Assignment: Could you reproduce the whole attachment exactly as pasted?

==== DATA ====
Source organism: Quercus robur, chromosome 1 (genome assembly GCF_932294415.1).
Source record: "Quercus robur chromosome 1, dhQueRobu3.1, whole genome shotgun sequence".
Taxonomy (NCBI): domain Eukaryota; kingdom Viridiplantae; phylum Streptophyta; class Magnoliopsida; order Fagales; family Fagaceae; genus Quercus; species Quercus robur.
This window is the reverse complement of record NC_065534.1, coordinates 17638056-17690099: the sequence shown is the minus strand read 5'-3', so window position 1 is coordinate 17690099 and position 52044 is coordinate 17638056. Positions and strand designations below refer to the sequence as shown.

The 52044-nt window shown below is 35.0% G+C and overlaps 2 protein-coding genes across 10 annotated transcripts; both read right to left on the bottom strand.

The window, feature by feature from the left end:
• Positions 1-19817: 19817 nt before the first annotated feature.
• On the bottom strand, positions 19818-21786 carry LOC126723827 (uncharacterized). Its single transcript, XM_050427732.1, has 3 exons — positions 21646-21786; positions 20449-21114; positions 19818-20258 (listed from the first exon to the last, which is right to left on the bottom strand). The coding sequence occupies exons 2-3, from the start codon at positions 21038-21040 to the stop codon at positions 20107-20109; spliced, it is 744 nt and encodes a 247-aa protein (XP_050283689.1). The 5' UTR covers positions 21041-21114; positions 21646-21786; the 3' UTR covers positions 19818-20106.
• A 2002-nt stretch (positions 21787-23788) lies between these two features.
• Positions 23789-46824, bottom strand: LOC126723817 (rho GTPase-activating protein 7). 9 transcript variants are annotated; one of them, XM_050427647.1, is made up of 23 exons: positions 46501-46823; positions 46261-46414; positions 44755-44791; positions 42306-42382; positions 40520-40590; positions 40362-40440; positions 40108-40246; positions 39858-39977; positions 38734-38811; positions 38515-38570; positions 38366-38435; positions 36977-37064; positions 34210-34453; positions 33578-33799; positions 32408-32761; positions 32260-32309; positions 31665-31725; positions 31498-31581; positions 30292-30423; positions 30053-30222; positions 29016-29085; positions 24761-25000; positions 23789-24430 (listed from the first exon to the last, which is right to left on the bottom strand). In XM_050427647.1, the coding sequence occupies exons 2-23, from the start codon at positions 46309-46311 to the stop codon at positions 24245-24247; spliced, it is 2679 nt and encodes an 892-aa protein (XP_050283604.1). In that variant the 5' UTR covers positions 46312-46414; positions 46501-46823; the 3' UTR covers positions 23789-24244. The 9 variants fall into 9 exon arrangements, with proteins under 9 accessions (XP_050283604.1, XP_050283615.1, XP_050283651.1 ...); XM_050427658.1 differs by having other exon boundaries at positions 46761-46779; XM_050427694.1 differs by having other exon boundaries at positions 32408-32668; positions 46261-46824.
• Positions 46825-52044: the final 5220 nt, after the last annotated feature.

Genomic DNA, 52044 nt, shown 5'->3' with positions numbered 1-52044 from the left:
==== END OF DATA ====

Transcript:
Source organism: Quercus robur, chromosome 1 (genome assembly GCF_932294415.1).
Source record: "Quercus robur chromosome 1, dhQueRobu3.1, whole genome shotgun sequence".
Taxonomy (NCBI): domain Eukaryota; kingdom Viridiplantae; phylum Streptophyta; class Magnoliopsida; order Fagales; family Fagaceae; genus Quercus; species Quercus robur.
This window is the reverse complement of record NC_065534.1, coordinates 17638056-17690099: the sequence shown is the minus strand read 5'-3', so window position 1 is coordinate 17690099 and position 52044 is coordinate 17638056. Positions and strand designations below refer to the sequence as shown.

The 52044-nt window shown below is 35.0% G+C and overlaps 2 protein-coding genes across 10 annotated transcripts; both read right to left on the bottom strand.

The window, feature by feature from the left end:
• Positions 1-19817: 19817 nt before the first annotated feature.
• On the bottom strand, positions 19818-21786 carry LOC126723827 (uncharacterized). Its single transcript, XM_050427732.1, has 3 exons — positions 21646-21786; positions 20449-21114; positions 19818-20258 (listed from the first exon to the last, which is right to left on the bottom strand). The coding sequence occupies exons 2-3, from the start codon at positions 21038-21040 to the stop codon at positions 20107-20109; spliced, it is 744 nt and encodes a 247-aa protein (XP_050283689.1). The 5' UTR covers positions 21041-21114; positions 21646-21786; the 3' UTR covers positions 19818-20106.
• A 2002-nt stretch (positions 21787-23788) lies between these two features.
• Positions 23789-46824, bottom strand: LOC126723817 (rho GTPase-activating protein 7). 9 transcript variants are annotated; one of them, XM_050427647.1, is made up of 23 exons: positions 46501-46823; positions 46261-46414; positions 44755-44791; positions 42306-42382; positions 40520-40590; positions 40362-40440; positions 40108-40246; positions 39858-39977; positions 38734-38811; positions 38515-38570; positions 38366-38435; positions 36977-37064; positions 34210-34453; positions 33578-33799; positions 32408-32761; positions 32260-32309; positions 31665-31725; positions 31498-31581; positions 30292-30423; positions 30053-30222; positions 29016-29085; positions 24761-25000; positions 23789-24430 (listed from the first exon to the last, which is right to left on the bottom strand). In XM_050427647.1, the coding sequence occupies exons 2-23, from the start codon at positions 46309-46311 to the stop codon at positions 24245-24247; spliced, it is 2679 nt and encodes an 892-aa protein (XP_050283604.1). In that variant the 5' UTR covers positions 46312-46414; positions 46501-46823; the 3' UTR covers positions 23789-24244. The 9 variants fall into 9 exon arrangements, with proteins under 9 accessions (XP_050283604.1, XP_050283615.1, XP_050283651.1 ...); XM_050427658.1 differs by having other exon boundaries at positions 46761-46779; XM_050427694.1 differs by having other exon boundaries at positions 32408-32668; positions 46261-46824.
• Positions 46825-52044: the final 5220 nt, after the last annotated feature.

Genomic DNA, 52044 nt, shown 5'->3' with positions numbered 1-52044 from the left: